Brokaw: To be clear, what I’m describing is not all speculative, or theoretical, but rather quite personal. I very much feel the difference between writing on paper and writing on a machine and, although virtually all my writing is on a computer now, I have to admit that I just don’t like the physical experience. And so I resist writing, and this has become a real problem for me as a writer. I just don’t enjoy the sitting down and doing it anymore. To counteract that resistance, I have to have a very high level of engagement. I don’t have the experience of my medium being embodied. And perhaps that has to do with my sense of words being far more abstract than images, far more abstract than anything except maybe mathematics. The relationship between the word and what it represents is completely arbitrary. So maybe I just can’t stand another level of distancing.
Rodick: Interesting. I can get that. For me, the act of putting pencil to paper is incredibly personal. For the writer, there’s a visual representation, not only symbolic, but tangible too, of not only what you’re saying or thinking but of your presence. And it’s not just your handwriting—it’s your scratch-outs, the pressure you apply, your margin notes, your personal symbols, all the stuff that doesn’t make it to the final product. Maybe it’s analogous to the difference between words as abstract things and the particularities of the spoken word: tone, pronunciation, accompanying gestures, those sorts of things.
Take this piece by Duane Michals, The Human Condition. What moved me most about the piece wasn’t the imagery; it was the handwriting on the image. It was so frail, so vulnerable. So human. It made me think about how we’re on this earth for just a moment or two, then, poof, a footprint in sand waiting to be blown away. I found it really sad, beautifully tragic, very moving. And, as a footnote to that, I never appreciated that about the work until I saw it in the flesh, the actual print on the wall.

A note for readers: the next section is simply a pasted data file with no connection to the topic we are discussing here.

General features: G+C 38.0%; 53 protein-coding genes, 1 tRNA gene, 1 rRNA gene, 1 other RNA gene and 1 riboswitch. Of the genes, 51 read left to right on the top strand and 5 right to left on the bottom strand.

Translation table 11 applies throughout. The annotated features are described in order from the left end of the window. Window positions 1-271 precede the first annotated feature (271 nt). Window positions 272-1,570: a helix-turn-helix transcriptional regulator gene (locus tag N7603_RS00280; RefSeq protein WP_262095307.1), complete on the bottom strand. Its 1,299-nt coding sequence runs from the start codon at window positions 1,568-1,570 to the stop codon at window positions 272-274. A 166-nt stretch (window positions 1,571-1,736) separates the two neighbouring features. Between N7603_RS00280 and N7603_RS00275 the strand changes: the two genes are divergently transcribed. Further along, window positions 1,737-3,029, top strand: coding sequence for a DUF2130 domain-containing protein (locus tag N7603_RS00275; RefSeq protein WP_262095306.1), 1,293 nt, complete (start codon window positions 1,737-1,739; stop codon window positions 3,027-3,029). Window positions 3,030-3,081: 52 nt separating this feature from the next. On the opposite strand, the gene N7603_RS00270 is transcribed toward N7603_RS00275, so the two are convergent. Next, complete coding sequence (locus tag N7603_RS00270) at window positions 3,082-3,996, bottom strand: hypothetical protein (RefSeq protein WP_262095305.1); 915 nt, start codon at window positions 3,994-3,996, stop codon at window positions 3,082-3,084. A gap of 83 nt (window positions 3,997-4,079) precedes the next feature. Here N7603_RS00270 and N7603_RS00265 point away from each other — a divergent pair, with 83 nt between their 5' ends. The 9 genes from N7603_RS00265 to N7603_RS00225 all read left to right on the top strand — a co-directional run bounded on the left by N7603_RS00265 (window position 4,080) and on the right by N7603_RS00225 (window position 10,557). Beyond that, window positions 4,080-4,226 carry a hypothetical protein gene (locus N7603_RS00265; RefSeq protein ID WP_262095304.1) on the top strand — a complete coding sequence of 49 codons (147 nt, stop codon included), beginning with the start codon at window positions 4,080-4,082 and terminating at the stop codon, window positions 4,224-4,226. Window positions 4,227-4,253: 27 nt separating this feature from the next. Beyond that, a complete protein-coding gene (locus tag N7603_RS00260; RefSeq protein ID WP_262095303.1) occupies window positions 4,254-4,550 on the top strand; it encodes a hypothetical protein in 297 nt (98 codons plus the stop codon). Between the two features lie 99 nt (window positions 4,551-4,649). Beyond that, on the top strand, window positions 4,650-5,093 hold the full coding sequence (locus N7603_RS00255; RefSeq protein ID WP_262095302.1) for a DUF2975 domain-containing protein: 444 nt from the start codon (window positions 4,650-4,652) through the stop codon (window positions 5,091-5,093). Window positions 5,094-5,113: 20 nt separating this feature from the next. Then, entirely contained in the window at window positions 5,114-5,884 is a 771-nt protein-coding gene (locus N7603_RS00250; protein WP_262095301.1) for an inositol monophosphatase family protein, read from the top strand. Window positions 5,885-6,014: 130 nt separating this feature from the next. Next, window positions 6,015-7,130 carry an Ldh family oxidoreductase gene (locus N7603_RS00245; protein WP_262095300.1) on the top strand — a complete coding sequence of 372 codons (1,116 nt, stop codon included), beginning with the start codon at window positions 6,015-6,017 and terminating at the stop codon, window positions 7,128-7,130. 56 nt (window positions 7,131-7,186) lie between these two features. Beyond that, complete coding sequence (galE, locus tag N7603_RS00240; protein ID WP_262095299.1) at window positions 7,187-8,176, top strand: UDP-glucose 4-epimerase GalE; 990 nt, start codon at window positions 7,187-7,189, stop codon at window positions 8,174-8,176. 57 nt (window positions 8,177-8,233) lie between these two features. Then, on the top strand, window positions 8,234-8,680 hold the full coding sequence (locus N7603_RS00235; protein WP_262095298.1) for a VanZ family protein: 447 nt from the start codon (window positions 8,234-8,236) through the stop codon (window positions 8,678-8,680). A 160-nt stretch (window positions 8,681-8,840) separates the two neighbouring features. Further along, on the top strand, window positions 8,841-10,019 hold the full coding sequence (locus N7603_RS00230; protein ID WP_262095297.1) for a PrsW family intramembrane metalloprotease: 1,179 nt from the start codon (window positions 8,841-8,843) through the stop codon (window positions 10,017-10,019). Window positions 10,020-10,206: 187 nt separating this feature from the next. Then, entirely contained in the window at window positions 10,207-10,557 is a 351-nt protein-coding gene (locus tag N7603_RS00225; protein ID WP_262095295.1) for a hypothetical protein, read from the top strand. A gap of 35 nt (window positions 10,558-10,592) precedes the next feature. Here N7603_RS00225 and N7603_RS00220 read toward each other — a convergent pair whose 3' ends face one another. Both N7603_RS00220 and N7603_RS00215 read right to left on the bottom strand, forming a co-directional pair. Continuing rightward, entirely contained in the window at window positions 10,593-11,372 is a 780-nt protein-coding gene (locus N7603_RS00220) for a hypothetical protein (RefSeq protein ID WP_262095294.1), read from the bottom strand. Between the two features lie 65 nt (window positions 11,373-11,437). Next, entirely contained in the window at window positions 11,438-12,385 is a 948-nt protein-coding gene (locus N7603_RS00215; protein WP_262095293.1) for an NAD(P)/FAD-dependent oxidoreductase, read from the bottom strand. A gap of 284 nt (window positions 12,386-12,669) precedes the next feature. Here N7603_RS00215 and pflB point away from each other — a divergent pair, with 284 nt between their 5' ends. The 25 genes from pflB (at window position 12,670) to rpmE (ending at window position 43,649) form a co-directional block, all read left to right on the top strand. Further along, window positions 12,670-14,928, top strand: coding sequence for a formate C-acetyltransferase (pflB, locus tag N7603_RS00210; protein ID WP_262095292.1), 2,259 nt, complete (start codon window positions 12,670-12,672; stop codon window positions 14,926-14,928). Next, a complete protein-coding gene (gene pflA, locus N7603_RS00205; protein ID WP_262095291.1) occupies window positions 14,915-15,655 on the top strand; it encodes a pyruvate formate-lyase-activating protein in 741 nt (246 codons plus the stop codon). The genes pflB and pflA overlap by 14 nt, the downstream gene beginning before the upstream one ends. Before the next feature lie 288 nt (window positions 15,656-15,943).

Brokaw: Handwriting as the literal trace.
Rodick: As you said, this isn’t theoretical. It’s as emotional as anything. For me, I really did grow up in a largely mediated universe: an only child surrounded by mountains of books. That was a world for me, a universe, and I got used to it. I won’t say I always liked it—there’s loneliness there—but I adapted to it, got comfortable with it. I really relate to whoever it was who said that things don’t look real until they’re photographed. (Was it Winogrand?) And that’s not because I hated reality, whatever the fuck reality is, but it’s just that a photograph had this stillness and calmness to it that allowed me to really contemplate it.
To this day, I don’t like working with live models. There’s just too much energy emanating from that other person. It gets in the way of getting a true sense of what I’m actually feeling here, which, when it comes to art, is probably what I’m really trying to work with. I think other people are basically unknowable; oneself a touch less so, so I focus on that. But it’s also what attracts me, maybe because it feels more real, a little less of a guess. I’m a subject I always have, and also one that I feel I have complete license with: I can be as ruthless or harsh as I want to be, for example, without feeling that I’ve stepped past a line I don’t want to cross.
So rather than work with live models, I’d rather work with images. To be clear, sure, I’ve used live models, but that’s only for the very initial, almost cursory, part of the process. In Arena, I pored over videotape in the dark, by myself, looking for moments on the tape, images I could talk to, build on. That was fun, it was beautiful and exciting, like being in someone’s house, alone, and discovering their secrets. Of course it turns out it was my house. But I had to be alone, away from the buzz and static of other people.
In a way—and maybe I’m pushing this idea—the relationship was more direct. I wasn’t only relating to the image, but using it as a conduit to something inside myself. And at times, that experience starts to feel pretty direct. More direct than when I’ve got another person in the room.
Brokaw: I have this vision of you all alone in your living room, slouched in front of a glowing screen—and it’s Plato’s Cave all over again.
Rodick: The thing is that the world “out there” isn’t all there is, obviously. There’s also an inner world, the subjective world. But then that implies a bifurcation between the two, which doesn’t seem right either; that bifurcation is just another conception to make things easier to grasp. So we have this big schmozz, where the boundaries disappear. Well, maybe what some artists try to do is to tease out what’s in that schmozz, shine a light on parts of it, amplify other parts. Whether they’re successful or not, who knows?
I do know that sometimes I get to an image—it could be something I made or someone else made—and I say to myself: “that feels close.” Close to what is hard to articulate, but maybe that’s part of why the image got made in the first place. And that feeling of closeness is a bit of a rush, it feels like maybe you’re getting close to that “magnificent cathedral” Houellebecq talks about, the one that towers outside the ordinary, that hides itself so well.
(Postscript from Nancy Brokaw: The image that opens this post, A Parade in Petticoat Lane, is one of those pictures that Rodick reluctantly admits “feels close.”)